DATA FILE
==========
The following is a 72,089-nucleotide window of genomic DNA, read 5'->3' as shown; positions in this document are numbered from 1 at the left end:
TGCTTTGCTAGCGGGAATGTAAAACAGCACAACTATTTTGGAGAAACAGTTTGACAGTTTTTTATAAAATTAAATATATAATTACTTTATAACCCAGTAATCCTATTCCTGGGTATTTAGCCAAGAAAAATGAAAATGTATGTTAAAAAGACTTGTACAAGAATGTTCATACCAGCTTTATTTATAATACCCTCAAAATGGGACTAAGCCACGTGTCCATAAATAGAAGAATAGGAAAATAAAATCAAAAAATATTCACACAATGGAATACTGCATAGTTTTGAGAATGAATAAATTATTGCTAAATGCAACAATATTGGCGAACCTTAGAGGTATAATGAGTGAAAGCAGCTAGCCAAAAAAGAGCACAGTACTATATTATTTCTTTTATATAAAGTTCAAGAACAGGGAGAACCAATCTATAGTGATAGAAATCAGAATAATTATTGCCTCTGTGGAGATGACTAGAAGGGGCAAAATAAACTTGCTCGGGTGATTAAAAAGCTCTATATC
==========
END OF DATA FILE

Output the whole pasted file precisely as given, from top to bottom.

The following is a 72,089-nucleotide window of genomic DNA, read 5'->3' as shown; positions in this document are numbered from 1 at the left end:
TGCTTTGCTAGCGGGAATGTAAAACAGCACAACTATTTTGGAGAAACAGTTTGACAGTTTTTTATAAAATTAAATATATAATTACTTTATAACCCAGTAATCCTATTCCTGGGTATTTAGCCAAGAAAAATGAAAATGTATGTTAAAAAGACTTGTACAAGAATGTTCATACCAGCTTTATTTATAATACCCTCAAAATGGGACTAAGCCACGTGTCCATAAATAGAAGAATAGGAAAATAAAATCAAAAAATATTCACACAATGGAATACTGCATAGTTTTGAGAATGAATAAATTATTGCTAAATGCAACAATATTGGCGAACCTTAGAGGTATAATGAGTGAAAGCAGCTAGCCAAAAAAGAGCACAGTACTATATTATTTCTTTTATATAAAGTTCAAGAACAGGGAGAACCAATCTATAGTGATAGAAATCAGAATAATTATTGCCTCTGTGGAGATGACTAGAAGGGGCAAAATAAACTTGCTCGGGTGATTAAAAAGCTCTATATC